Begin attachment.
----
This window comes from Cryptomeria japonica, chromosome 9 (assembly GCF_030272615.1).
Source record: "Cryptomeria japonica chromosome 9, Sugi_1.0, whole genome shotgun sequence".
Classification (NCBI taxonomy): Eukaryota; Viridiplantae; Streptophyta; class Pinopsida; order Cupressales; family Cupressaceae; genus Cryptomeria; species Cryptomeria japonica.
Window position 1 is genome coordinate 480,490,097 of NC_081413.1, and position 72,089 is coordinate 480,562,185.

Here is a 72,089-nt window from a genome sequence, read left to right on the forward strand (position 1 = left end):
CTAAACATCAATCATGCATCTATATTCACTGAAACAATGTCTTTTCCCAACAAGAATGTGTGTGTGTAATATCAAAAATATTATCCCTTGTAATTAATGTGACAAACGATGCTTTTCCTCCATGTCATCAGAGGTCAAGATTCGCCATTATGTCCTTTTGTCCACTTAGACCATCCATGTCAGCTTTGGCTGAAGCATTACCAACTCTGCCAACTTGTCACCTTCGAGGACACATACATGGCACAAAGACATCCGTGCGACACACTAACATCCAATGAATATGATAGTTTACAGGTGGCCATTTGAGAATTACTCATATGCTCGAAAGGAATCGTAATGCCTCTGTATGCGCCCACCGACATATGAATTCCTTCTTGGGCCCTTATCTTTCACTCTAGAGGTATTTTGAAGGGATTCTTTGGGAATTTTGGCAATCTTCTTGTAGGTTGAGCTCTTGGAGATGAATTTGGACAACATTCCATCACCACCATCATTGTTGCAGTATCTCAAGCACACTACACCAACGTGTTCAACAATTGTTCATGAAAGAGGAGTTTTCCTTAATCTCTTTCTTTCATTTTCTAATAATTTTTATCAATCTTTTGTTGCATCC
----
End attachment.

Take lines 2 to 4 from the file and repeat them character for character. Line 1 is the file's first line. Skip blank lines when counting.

Source record: "Cryptomeria japonica chromosome 9, Sugi_1.0, whole genome shotgun sequence".
Classification (NCBI taxonomy): Eukaryota; Viridiplantae; Streptophyta; class Pinopsida; order Cupressales; family Cupressaceae; genus Cryptomeria; species Cryptomeria japonica.
Window position 1 is genome coordinate 480,490,097 of NC_081413.1, and position 72,089 is coordinate 480,562,185.